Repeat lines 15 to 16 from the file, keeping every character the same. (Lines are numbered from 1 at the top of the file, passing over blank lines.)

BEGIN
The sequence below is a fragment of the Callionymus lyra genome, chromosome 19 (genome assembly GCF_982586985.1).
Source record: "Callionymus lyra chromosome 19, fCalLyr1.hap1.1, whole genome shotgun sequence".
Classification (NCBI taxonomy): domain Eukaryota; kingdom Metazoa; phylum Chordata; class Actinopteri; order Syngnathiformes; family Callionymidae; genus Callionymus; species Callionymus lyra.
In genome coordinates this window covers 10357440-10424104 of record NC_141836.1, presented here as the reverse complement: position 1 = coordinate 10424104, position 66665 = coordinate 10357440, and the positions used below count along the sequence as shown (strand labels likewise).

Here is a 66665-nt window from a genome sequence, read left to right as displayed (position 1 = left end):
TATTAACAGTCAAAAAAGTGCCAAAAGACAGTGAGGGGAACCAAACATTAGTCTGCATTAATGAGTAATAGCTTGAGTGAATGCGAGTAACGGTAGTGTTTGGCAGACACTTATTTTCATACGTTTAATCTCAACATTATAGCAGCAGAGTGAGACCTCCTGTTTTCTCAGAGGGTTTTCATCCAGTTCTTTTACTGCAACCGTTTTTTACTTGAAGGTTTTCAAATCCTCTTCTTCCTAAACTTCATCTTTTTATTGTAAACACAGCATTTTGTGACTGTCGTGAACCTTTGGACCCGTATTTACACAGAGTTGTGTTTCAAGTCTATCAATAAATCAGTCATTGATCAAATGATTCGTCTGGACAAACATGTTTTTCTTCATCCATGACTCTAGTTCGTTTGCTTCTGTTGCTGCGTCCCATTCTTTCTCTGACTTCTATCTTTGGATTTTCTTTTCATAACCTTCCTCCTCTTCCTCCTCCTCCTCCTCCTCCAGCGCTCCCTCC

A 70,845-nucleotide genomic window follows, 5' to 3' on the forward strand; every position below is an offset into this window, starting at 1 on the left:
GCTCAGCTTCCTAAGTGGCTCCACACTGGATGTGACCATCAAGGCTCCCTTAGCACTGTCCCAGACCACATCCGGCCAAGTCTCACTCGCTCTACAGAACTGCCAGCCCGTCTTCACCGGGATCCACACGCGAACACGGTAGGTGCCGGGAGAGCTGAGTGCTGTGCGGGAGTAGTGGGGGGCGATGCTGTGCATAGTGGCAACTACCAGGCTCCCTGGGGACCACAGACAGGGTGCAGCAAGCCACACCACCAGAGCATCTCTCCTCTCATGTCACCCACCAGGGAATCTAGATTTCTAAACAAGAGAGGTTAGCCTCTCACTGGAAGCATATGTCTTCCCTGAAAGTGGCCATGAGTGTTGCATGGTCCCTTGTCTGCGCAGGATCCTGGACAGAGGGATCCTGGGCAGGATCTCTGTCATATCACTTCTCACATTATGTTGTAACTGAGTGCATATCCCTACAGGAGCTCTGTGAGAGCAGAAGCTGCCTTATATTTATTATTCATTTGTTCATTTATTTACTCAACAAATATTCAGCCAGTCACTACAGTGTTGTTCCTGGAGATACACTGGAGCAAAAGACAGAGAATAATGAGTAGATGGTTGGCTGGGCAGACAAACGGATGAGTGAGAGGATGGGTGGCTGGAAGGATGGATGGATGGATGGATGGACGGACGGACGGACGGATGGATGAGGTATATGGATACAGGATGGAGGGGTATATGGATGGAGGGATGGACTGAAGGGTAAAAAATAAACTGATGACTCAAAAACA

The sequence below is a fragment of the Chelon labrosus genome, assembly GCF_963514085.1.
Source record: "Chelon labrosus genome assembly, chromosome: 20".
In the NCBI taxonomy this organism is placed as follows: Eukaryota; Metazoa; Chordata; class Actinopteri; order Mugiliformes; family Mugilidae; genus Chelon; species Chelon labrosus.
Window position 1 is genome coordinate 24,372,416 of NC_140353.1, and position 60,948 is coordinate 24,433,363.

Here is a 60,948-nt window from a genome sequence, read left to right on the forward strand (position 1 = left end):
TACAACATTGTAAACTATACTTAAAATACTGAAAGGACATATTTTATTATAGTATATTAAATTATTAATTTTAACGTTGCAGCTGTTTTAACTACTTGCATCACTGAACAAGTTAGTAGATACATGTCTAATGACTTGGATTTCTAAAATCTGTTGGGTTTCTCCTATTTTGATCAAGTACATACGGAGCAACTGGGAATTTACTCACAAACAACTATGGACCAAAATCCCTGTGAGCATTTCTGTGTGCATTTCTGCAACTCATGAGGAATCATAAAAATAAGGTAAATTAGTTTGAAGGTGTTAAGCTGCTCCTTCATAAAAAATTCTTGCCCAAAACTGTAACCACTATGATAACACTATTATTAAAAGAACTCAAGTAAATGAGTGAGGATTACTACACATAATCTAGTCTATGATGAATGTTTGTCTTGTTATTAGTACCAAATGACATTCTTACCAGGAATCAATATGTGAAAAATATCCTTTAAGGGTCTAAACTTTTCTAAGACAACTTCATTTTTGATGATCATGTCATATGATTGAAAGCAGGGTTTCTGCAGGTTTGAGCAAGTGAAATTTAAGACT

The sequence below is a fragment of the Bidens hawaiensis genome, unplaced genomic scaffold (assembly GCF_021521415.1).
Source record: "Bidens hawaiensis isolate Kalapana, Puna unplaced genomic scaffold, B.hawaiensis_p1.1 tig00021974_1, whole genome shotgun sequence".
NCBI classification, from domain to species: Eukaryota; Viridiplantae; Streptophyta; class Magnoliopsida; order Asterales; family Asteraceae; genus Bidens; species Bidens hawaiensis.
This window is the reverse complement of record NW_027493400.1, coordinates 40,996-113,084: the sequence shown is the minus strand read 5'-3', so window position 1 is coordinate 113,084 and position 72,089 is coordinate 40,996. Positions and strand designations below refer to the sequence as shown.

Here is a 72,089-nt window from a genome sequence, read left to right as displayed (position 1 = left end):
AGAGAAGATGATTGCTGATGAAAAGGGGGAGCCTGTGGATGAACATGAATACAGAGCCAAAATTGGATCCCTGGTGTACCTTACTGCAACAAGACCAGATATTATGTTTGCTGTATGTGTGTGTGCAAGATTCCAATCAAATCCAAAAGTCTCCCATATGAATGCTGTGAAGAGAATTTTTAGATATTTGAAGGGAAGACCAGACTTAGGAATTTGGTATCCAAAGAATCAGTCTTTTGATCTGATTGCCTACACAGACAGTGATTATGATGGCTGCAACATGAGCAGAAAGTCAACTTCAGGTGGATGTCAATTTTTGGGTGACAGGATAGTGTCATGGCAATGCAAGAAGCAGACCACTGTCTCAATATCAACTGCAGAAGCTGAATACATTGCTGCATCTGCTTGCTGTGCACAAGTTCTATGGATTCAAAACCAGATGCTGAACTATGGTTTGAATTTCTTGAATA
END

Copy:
The sequence below is a fragment of the Bidens hawaiensis genome, unplaced genomic scaffold (assembly GCF_021521415.1).
Source record: "Bidens hawaiensis isolate Kalapana, Puna unplaced genomic scaffold, B.hawaiensis_p1.1 tig00021974_1, whole genome shotgun sequence".